Court of Appeal upholds claimant’s RSI claim

The claimant was a secretary for nine years with a firm of solicitors. From about 1989 she suffered intermittent pain in her wrists and it was from about then onwards that she slowly developed a build up of pain in her hands, mostly in the morning, and that caused some difficulty typing.

The pain moved up to her elbows and shoulders and eventually to her neck. She was right handed and symptoms were worse on the right side.

In early 1999 her workload had increased substantially. She consulted her GP who referred her to a rheumatologist who recommended physiotherapy which began in June 1999. This did not bring any relief and the symptoms did not resolve. She had not worked since July 1999.

The employers said that the injuries were not work related because the deterioration in 1998 was unconnected with any increase in workload and it followed that the symptoms that emerged in 1999 were likewise not work related. However the court held that there needed to be a temporal connection between the change in the workload in early 1999 and the severe symptoms of which she then complained.

The onset and nature of the symptoms were ultimately matters of fact, not of opinions of the doctors. On all the evidence the Judge had been entitled to conclude that the injuries were work related. The employers had failed to provide proper training and there had been a breach of Regulation 6 of the Display Screen Equipment Regulations, and breaches of Regulations 2 and 4.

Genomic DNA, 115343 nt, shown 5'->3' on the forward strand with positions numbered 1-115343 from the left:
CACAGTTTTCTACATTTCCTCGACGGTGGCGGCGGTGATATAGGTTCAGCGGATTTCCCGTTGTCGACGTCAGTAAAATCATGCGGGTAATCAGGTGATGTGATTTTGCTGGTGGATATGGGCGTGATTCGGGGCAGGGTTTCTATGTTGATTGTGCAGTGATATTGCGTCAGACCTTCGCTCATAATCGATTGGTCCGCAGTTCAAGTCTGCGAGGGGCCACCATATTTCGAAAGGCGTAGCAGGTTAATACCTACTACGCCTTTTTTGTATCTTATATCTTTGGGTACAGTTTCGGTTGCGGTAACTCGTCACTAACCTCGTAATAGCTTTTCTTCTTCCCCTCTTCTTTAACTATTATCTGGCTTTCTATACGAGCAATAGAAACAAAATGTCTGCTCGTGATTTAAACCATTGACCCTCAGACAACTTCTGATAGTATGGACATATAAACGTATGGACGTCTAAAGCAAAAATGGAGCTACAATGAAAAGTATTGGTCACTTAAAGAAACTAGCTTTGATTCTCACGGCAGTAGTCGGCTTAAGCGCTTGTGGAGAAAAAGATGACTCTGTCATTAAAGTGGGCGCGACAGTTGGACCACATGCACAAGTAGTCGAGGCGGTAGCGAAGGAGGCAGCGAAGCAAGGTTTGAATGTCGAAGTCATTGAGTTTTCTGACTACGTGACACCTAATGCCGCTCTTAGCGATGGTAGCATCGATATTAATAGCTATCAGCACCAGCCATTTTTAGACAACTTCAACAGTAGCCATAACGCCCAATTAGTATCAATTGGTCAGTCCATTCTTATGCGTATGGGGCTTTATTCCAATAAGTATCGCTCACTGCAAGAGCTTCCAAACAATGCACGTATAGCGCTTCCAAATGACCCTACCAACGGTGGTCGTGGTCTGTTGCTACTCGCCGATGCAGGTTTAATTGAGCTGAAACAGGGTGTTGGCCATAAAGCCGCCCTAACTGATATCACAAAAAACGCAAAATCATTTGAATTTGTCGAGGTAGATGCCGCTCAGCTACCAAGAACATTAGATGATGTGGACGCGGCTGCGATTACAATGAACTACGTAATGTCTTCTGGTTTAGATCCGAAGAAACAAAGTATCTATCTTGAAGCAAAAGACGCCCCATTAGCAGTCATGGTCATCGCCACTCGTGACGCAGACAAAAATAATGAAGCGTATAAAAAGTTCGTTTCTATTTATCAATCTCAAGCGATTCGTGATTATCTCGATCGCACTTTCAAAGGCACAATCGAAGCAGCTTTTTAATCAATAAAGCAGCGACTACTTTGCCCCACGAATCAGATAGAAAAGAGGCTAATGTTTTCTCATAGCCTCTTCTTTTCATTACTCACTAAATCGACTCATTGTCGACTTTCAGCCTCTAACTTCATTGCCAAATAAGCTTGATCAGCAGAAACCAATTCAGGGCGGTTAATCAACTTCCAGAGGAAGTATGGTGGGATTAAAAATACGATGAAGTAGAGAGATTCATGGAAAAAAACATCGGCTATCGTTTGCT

The workstation risk assessment carried out was inadequate and was regarded by the claimant as an unfortunate waste of time and a box ticking exercise. The employer’s appeal was dismissed.

Duty of care to prisoners


The Home Office appealed against a decision refusing to strike out a claim by a prisoner in respect of psychiatric harm allegedly suffered while on remand in prison. He had been referred to a psychiatrist and admitted to a mental health facility suffering from depression.


Eighteen months after his discharge, he arrived in prison on remand and spent the first six weeks in custody in the health centre. He was prescribed anti-depressants and tranquillisers and assessed as a person at risk of self-harm. He was transferred to a cell which he shared with another prisoner who was at risk of suicide.

After six weeks, the other prisoner killed himself. He claimed he suffered psychiatric harm because of the stress created by being placed in the same cell, and believed that he was blamed for the other prisoner’s death, and was then placed in a cell with another suicidal prisoner.

The Home Office said that it did not owe any duty of care to prevent psychiatric damage to him consequence upon the suicide of the other prisoner, and in any event the suicide of the other prisoner was not foreseeable.

The Court of Appeal held that the question was whether the duty to take reasonable steps to ensure the health and safety of the prisoner included taking reasonable steps to protect a prisoner from psychiatric harm. The court held that the Judge had been right not to strike out the claim.